Chicken
&
Egg Magazine
is a British Hen Welfare Trust Publication
Editor:
Jane Howorth
Design:
Lisa Pope
Phone:
01884 860084
Email:
chicken&egg@bhwt.org.uk
And Finally ...
Bunty, my dear little Boopy-doops, Bunts,
Boopers, Bunty-boo-boo. Why does she
have so many names? She has been
with me for a long time and they are
terms of endearment, pure and simple.
Bunty came out from a farm over four
years ago now, handicapped as she has
remained ever since.
However
,
she has,
in the eyes of my vet, my colleague and
myself, enjoyed life – she’s a hen who
makes the most of her lot.
Despite being unable to walk around freely, and unable to feed herself, Bunty has always
enjoyed the companionship of other more mildly handicapped hens – outliving them all as
it happens. As well as mutual preening and coffee morning chat, chicken-style, Bunty
has delighted in days on the front lawn either sunbathing, clover leaf pecking or watching
the antics of my six little dogs who well know that whilst Bunty may be unable to chase
them, she can inflict a fairly swift peck as necessary. Of course now she’s part of the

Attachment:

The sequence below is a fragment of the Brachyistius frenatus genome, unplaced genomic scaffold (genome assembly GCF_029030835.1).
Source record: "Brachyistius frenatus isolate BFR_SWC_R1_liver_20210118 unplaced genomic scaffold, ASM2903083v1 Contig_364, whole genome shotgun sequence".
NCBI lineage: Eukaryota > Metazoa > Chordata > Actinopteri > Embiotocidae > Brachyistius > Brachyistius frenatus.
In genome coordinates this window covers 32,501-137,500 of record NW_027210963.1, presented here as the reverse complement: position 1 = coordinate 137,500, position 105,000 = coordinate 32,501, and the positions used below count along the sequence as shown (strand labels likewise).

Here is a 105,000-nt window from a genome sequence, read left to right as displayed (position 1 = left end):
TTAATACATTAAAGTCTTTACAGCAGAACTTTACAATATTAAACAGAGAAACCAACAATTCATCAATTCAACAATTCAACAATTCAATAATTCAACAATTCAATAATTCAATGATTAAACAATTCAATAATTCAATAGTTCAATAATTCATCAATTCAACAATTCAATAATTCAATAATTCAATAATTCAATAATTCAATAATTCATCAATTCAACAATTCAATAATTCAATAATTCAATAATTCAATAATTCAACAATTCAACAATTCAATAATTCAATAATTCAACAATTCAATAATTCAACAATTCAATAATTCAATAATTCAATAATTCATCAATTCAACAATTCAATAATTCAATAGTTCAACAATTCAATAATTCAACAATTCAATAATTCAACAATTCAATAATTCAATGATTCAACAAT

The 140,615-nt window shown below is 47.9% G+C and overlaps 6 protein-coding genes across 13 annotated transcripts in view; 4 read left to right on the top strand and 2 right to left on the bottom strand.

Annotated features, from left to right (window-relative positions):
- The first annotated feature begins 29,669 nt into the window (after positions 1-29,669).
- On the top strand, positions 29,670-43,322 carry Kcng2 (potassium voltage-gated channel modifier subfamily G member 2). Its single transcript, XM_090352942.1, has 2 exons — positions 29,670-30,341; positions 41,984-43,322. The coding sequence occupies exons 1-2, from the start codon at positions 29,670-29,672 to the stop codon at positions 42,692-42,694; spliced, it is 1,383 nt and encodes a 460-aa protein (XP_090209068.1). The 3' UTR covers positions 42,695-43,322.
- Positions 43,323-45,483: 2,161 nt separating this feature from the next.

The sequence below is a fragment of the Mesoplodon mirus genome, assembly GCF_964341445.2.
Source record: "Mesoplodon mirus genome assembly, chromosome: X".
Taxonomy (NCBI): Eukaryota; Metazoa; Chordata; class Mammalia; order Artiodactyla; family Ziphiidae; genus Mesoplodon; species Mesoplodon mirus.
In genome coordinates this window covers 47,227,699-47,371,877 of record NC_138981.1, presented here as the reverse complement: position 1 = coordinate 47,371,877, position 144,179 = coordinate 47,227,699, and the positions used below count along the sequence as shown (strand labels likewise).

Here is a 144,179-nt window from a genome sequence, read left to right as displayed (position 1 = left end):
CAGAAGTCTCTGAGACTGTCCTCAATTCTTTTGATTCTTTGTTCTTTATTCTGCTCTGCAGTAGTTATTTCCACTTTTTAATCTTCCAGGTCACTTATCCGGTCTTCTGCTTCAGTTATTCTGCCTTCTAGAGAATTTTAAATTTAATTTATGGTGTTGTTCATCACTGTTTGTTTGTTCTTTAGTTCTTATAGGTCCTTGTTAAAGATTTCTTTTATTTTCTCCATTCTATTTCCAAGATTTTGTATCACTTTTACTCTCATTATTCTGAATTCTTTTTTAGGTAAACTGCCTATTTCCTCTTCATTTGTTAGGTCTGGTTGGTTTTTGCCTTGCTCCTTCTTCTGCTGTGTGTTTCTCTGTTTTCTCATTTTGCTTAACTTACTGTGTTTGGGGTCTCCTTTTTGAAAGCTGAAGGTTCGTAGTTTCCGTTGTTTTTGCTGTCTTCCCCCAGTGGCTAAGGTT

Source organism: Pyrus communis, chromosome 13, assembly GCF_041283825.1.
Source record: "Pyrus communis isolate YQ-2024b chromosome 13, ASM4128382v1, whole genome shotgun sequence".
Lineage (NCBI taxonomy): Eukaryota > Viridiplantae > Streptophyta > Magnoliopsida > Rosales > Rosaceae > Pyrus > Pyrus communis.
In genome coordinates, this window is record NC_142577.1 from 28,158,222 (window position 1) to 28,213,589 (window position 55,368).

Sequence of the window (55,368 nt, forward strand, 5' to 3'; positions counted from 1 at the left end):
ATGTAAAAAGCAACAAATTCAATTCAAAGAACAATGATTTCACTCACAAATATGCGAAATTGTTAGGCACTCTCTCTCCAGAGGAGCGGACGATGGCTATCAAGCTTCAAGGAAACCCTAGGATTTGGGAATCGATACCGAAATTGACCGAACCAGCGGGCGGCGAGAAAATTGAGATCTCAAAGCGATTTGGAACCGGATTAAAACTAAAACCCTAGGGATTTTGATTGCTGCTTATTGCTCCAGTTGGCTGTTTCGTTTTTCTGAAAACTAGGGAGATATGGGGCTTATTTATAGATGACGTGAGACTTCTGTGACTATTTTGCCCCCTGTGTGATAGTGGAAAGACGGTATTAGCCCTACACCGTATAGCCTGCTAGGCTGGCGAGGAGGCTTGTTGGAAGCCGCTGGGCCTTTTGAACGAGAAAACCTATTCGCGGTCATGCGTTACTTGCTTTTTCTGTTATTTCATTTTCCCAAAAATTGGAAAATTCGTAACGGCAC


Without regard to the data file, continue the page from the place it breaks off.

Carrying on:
family, they’d rather snuggle up with her and watch the world go by.
Does she have personality? You bet. Bunty has a BIG personality; she’s chatty and
responsive, she adores the occasional warm bath (to resolve a smelly botty); relishing the
experience by swishing her tail, bouncing up on her legs and dropping back down into the
bubbles. She’s incredibly picky when it comes to supper time and when I calculate how
many hand feeds she’s enjoyed over the years, it’s in the thousands. Her favourite is ex-
bat crumb made with warm water and a few milled porridge oats, my infamous ‘boost-ball’
recipe. But Bunty isn’t satisfied with the ingredients being blended correctly, the texture
and temperature are paramount and Lady Boops will reject soft boost balls on a Monday,
demand them on a Tuesday and want a different blend on a Wednesday. When chef
gets it right, she’ll fill her crop to bursting and present elephant-sized poops, reward
indeed!
I have no idea how much longer I will have Bunty, all I can say is that
whilst we have had no more than a handful of hens so handicapped, and
we would certainly not keep a hen ‘going’ simply for the sake of it, she
has enjoyed life on the outside almost as much as those fit to forage.
And she has been a pleasure to care for … I love that hen to bits.